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Discussing San Diego's newly famous acoustic guitar crooner, Jason Mraz, Jason Turtle says, "When I was performing with Jane Lui, we had a few gigs with him and were beginning to try to collaborate. This was right before he got really big, so he was around more. He came over to write...we decided to smoke a bit to loosen things up and get the creative thinking flowing, but all it did was make me more paranoid. Between him and me, we kept trying out different melodies and chords -- 'How's this?' and 'What about this?' I couldn't think straight."


"I've had about 12 guitars since I first started playing. I've finally broken it down to 3. One is a Martin D-1 with an LR Baggs i-Beam pickup system in it. I think I was a drummer in a former life, so I like to play the guitar as if it were one. The LR Baggs picks up my banging on it really well. Another is a baby Taylor with a Fishman piezo pickup that I had installed. It's my practice guitar, but it definitely makes my hands lazy. When I play shows with the full size, they tend to cramp up by the third song or so. So I tell as many stories as I possibly can to let them get some rest. Of all the guitars, my Yamaha F310 is my favorite. Someone bought it at Costco for $99 and just gave it to me. It tunes great, plays great, and doesn't sound all that great, but because it's the same model as my absolute first guitar, I'll never be able to let go of it."


"De Anza College cafeteria stage in Cupertino. The stage is humongous. It makes me feel small and insignificant. Plus, it's rather inconspicuous, so when I play there, I feel the music more. I have to work to get people to listen. It's an honest gauge on how well I am doing. People that like it will stop and stay."


"There's a place in Los Angeles that I'd rather not name, but it's a stage for rock bands. I don't really know how I got that gig, but I think the booker that set it up thought I was part of a huge band, so they asked me to open for a couple others. The stage was six feet off the ground, and I had three or four monitors to myself. When the curtains opened, the few audience members scattered to the walls like roaches caught in the light."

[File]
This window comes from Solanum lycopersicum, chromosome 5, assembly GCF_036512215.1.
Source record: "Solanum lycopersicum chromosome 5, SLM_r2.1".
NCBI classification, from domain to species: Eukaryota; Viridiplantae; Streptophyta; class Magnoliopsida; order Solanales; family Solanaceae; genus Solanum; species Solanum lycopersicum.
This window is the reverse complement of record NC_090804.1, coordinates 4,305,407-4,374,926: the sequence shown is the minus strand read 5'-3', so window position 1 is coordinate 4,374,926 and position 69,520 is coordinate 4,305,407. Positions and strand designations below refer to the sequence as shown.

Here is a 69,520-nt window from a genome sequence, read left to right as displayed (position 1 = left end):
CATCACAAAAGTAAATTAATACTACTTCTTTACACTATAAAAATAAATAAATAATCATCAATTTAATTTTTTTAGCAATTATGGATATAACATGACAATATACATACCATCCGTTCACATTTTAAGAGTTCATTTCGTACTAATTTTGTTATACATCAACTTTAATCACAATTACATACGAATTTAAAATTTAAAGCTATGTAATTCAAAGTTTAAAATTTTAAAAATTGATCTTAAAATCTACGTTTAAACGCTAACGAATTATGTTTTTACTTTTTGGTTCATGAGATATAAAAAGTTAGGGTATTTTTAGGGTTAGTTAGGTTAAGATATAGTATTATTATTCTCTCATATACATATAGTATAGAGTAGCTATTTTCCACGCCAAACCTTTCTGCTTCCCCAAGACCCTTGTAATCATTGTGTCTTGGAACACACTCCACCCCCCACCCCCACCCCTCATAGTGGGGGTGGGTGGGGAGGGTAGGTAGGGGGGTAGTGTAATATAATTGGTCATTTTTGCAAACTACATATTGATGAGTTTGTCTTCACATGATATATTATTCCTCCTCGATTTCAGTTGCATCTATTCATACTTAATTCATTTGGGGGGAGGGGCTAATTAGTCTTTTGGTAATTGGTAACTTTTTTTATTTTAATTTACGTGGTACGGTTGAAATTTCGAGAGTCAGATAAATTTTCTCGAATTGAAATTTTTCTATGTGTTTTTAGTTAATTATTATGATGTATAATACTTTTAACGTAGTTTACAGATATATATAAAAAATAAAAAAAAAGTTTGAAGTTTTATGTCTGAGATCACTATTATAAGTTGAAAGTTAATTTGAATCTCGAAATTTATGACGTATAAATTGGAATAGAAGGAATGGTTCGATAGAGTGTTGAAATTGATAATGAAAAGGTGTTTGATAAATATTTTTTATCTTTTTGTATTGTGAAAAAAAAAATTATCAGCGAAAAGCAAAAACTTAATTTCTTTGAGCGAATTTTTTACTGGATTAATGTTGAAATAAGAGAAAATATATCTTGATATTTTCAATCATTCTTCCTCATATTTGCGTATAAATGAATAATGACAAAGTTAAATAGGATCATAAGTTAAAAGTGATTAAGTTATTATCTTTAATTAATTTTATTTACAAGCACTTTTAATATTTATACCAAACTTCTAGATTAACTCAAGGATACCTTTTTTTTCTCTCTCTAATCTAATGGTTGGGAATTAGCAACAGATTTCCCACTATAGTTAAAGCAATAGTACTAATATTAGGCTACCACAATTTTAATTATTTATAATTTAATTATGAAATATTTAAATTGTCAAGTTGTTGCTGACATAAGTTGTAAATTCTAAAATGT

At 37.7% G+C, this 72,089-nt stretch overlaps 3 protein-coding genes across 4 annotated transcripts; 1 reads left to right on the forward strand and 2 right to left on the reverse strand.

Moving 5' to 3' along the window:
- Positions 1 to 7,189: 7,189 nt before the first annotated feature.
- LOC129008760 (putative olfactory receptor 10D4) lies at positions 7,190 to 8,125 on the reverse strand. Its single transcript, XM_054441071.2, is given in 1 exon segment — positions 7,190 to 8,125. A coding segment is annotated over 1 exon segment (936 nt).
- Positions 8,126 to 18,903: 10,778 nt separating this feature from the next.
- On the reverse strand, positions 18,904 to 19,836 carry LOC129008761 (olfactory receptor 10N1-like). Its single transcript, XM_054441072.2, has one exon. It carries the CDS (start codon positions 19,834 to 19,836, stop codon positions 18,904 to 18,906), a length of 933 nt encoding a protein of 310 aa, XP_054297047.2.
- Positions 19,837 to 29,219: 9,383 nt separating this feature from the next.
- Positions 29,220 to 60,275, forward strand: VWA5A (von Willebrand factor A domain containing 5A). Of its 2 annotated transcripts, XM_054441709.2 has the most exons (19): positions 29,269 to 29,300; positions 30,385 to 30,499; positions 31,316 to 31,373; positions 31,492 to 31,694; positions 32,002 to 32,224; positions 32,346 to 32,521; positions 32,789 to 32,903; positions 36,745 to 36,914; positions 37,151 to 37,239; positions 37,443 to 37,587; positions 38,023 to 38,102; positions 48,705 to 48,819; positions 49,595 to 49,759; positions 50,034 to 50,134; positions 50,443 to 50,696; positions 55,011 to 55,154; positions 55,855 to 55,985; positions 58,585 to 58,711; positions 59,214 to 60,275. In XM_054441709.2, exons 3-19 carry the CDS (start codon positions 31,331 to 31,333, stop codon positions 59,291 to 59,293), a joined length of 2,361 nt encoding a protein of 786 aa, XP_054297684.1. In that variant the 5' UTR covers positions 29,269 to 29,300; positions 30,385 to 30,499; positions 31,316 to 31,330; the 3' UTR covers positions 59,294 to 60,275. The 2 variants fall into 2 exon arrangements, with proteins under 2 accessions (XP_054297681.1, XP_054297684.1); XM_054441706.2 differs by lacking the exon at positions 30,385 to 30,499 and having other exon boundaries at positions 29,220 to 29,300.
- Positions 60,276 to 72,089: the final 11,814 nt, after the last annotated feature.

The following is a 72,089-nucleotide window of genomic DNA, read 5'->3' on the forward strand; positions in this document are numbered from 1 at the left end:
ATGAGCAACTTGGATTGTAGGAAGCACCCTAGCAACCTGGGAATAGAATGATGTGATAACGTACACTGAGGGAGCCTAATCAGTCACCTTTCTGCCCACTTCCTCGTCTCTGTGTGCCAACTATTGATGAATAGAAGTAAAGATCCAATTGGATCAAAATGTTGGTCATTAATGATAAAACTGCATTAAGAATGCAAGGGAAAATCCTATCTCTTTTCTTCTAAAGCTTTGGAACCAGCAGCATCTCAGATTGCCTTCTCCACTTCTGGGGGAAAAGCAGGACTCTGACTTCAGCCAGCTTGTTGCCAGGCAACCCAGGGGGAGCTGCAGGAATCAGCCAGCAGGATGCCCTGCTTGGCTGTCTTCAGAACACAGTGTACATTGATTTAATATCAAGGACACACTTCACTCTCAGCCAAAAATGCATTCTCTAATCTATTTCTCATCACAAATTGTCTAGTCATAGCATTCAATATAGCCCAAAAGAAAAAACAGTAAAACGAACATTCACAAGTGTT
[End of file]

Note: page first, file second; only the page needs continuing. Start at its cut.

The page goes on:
1. Glen Phillips, Abulum. "He writes songs with imagery and simple melodies that I can never seem to forget."

2. Imogen Heap, Speak for Yourself. "Beautiful music and beautiful production. It never gets old."

3. Toad the Wet Sprocket, Coil. "My first favorite band. Same Glen Phillips songwriting, but with a '90s pop rock twist."

4. Pete Yorn, Music for the Morning After. "Simple and acoustic. I like it melancholy."

5. Marc Broussard, Carencro. "Although he won't be able to sing past 35 years, he's got such a cool-sounding voice. And his performance is unbeatable. It's music to dance to."


"Snohomish, Washington, 2005. We drove to the place from Seattle the night before to check it out. As we got closer, the streetlights became more and more scarce. It didn't look like much of a city. When we passed 'Tractor Crossing' signs, we knew it wasn't much of a town either. But it turned out to be the best gig. For not knowing anyone, they were the friendliest and the largest audience of the whole tour. People came from as far as 80 miles away for it."


Once again, I'd rather not name the place, but it was at a large Seattle-chain coffeeshop located in San Jose. The stage area and seating area were divided by a pathway to the register. So as people would enter the shop, they'd stand in line, ignoring the fact that there was something going on."

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